Control of the U.S. Senate goes down to the wire in Georgia runoff races
ATLANTA - Control of the U.S. Senate hung in the balance Tuesday night as Georgia election officials counted the results of two closely contested runoff races that will determine whether Democrats can enact a sweeping legislative agenda during the first years of Joe Biden's presidency.
After swapping leads over the course of the night, Democrats Raphael Warnock and Jon Ossoff benefited from late counts in Democratic areas of the state, which gave Warnock a narrow lead over Republican Sen. Kelly Loeffler with nearly all precincts reporting. Ossoff was essentially tied with David Perdue, a Republican, whose Senate term lapsed Sunday.
A win by either Democrat would represent a historic upset in a longtime Republican bastion, signaling a clear shift in the political makeup of the state that Biden won nine weeks ago. Warnock would be the first African American Democratic senator from a former Confederate state, and Ossoff, 33, would be the youngest newly elected Democratic senator since Biden in 1973.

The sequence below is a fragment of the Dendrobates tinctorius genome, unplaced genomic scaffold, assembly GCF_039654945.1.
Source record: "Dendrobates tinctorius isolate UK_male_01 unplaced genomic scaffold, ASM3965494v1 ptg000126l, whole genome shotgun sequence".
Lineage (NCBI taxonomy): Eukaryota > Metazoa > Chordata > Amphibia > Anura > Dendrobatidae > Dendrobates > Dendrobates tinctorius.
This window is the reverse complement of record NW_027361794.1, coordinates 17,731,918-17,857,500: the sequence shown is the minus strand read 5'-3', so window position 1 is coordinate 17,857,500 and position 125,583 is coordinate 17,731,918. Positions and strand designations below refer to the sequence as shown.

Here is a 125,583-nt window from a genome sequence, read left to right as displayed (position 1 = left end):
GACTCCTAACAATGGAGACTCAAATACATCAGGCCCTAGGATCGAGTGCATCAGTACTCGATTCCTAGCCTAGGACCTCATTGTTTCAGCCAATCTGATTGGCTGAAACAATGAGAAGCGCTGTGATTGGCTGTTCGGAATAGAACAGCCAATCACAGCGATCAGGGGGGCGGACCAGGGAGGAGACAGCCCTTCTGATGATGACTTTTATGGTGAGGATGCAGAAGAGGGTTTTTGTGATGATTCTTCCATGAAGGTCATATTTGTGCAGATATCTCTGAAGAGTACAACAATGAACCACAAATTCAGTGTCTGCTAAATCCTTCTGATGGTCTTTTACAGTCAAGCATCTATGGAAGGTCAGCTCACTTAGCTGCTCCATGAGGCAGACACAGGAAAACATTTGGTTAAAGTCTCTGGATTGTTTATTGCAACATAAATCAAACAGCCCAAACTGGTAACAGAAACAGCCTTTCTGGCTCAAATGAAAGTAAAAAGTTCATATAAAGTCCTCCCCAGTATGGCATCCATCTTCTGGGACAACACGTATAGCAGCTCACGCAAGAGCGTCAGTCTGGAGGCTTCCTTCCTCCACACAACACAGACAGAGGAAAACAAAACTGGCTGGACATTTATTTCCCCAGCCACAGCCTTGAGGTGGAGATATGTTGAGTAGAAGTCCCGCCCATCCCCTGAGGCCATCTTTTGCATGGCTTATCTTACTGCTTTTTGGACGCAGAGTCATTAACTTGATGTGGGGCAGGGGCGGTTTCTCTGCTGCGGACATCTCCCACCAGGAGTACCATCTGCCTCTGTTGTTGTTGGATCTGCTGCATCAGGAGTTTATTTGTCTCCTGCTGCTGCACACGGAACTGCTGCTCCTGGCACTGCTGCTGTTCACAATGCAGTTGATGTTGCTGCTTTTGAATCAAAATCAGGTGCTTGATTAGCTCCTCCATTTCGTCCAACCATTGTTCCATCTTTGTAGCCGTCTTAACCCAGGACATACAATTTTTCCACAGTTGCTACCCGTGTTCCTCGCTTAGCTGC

At stake was the governing coalition Biden will enjoy in his first years in office. If both Democrats win, they would flip control of the Senate, with the tie-breaking vote of Vice President-elect Kamala Harris, opening the door for potential passage of legislation Democrats campaigned on over the past two years, including an expansion of federal health-care subsidies, a tax increase on the wealthy and a comprehensive immigration overhaul.
President Donald Trump had supported both Republicans in the race, most recently on Monday, calling Loeffler and Perdue close allies who were essential to holding back Democratic priorities.